Naturally occurring Gene-editing tool discovered in Animals
Recently, researchers at MIT discovered, Fanzor, a substitute for the naturally occurring gene-editing tool CRISPR. Thus, Feng Zhang’s lab has made another cutting-edge discovery after reporting the contractile injection system naturally found in bacteria a few months ago. Now, they discovered the eukaryotic cell’s first programmable RNA-guided mechanism. They argue that Fanzor could be more appropriate for human use. This research was published in the renowned journal Nature last month.
What is the CRISPR tool
Both prokaryotes and eukaryotes use RNA-guided systems, which use complementarity between a guide RNA and target nucleic acid sequences for the identification of genetic elements. By removing a part of a virus’s DNA and storing it for later use, the CRISPR gene-editing mechanism, which was first discovered in bacteria, enables organisms to modify their genetic makeup. The Nobel Prize-winning discovery that this technique could be exploited to modify DNA in living cells was made in 2012, and since then it has been applied for treating diseases, improving agricultural yields, and changing microbes to perform critical tasks.
Search for other CRISPRs
After the remarkable and widespread application of CRISPR, researchers have questioned whether other organisms, more closely related to humans, may also have comparable mechanisms at work. Notably, bacteria are the furthest thing from humans on the tree of life. Following that quest, MIT scientists have discovered a group of proteins that behave mostly in the same manner, but in animals.
Initiative at MIT
The striking discovery resulted from the team’s earlier research, which identified a new class of DNA-cutting enzymes, omegas, in bacteria. In that investigation, scientists discovered similarities between OMEGA and another group of proteins named Fanzor. FanZor proteins are significant because they are present in eukaryotes, the realm of life that includes animals.
Fanzors were extracted from fungus, algae, amoeba, and clams for the latest study, which looked into the biochemical functions of these newly discovered proteins. It was discovered that the proteins cut DNA by exploiting neighboring RNA segments known as RNAs (omega-RNAs). This is the first time a mechanism of this sort has been identified in eukaryotes.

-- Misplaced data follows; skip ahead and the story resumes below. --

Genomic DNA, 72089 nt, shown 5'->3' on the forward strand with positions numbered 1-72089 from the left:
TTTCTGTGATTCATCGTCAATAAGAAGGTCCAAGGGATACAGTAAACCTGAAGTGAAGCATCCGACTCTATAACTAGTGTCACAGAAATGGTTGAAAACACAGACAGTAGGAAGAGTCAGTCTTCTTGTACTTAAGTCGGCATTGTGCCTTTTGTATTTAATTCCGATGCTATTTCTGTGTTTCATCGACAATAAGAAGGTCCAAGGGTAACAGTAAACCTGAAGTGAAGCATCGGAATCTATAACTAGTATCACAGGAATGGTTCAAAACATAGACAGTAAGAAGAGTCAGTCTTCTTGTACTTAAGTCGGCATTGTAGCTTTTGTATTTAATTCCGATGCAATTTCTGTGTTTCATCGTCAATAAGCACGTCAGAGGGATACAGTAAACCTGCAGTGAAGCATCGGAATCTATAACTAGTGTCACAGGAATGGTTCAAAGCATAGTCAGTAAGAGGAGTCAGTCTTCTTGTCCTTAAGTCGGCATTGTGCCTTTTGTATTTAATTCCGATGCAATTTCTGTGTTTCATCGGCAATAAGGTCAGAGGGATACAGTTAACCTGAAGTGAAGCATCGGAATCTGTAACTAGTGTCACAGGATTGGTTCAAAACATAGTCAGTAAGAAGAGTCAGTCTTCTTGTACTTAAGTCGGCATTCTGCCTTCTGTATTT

The scientists discovered that “jumping genes”—those with more mobility than others—contain the encoding for the Fanzor proteins. This indicates that they may have been first introduced by microbes in the very distant past.
The researchers further tested the efficiency of Fanzors as gene-editing instruments in human cells. With an efficiency of roughly 18%, it could both add and remove genes from programmable locations in the genome. Although it has quite lesser efficiency than CRISPR, Fanzor, on the other hand, excelled CRISPR in terms of selectivity, slicing its target DNA without affecting neighboring regions.
A deeper look at Fanzor
Since Fanzor enzymes, unlike CRISPR proteins, are encoded in transposable elements in eukaryotic genomes, the team’s phylogenetic study shows that the Fanzor genes have been horizontally transferred from bacteria to eukaryotes.
The Fanzor/RNA complex’s molecular structure was also examined by scientists. They discovered that CRISPR-Cas12 and Fanzor have structural similarities, but that Fanzor’s contact with the RNA and catalytic domains is more extensive, indicating that the RNA may be involved in the catalytic processes.
The discovery of the Fanzor proteins indicates that there are definitely more RNA-programmable systems out there, and Zhang, the principal investigator, is optimistic that they might become an important tool in the gene editing toolkit. The research group will continue investigating them.